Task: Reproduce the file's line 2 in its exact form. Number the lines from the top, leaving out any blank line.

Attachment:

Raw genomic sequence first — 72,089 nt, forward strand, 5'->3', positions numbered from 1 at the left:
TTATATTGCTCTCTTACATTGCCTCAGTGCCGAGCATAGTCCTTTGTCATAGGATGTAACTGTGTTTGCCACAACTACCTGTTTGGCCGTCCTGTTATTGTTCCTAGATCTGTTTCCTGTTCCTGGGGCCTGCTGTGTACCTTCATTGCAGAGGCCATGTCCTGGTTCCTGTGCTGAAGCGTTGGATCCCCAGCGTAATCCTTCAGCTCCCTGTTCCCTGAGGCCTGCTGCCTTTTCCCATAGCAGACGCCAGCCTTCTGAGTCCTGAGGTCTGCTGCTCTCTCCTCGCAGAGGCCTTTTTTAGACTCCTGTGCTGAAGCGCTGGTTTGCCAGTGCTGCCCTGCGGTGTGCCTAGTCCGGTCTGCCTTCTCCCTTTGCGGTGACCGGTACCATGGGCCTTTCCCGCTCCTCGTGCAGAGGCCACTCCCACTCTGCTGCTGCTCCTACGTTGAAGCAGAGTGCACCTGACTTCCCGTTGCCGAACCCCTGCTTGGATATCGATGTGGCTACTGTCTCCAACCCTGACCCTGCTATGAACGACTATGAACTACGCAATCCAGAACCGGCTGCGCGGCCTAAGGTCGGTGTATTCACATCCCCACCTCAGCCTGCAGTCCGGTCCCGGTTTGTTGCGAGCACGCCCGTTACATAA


TTATATTGCTCTCTTACATTGCCTCAGTGCCGAGCATAGTCCTTTGTCATAGGATGTAACTGTGTTTGCCACAACTACCTGTTTGGCCGTCCTGTTATTGTTCCTAGATCTGTTTCCTGTTCCTGGGGCCTGCTGTGTACCTTCATTGCAGAGGCCATGTCCTGGTTCCTGTGCTGAAGCGTTGGATCCCCAGCGTAATCCTTCAGCTCCCTGTTCCCTGAGGCCTGCTGCCTTTTCCCATAGCAGACGCCAGCCTTCTGAGTCCTGAGGTCTGCTGCTCTCTCCTCGCAGAGGCCTTTTTTAGACTCCTGTGCTGAAGCGCTGGTTTGCCAGTGCTGCCCTGCGGTGTGCCTAGTCCGGTCTGCCTTCTCCCTTTGCGGTGACCGGTACCATGGGCCTTTCCCGCTCCTCGTGCAGAGGCCACTCCCACTCTGCTGCTGCTCCTACGTTGAAGCAGAGTGCACCTGACTTCCCGTTGCCGAACCCCTGCTTGGATATCGATGTGGCTACTGTCTCCAACCCTGACCCTGCTATGAACGACTATGAACTACGCAATCCAGAACCGGCTGCGCGGCCTAAGGTCGGTGTATTCACATCCCCACCTCAGCCTGCAGTCCGGTCCCGGTTTGTTGCGAGCACGCCCGTTACATAA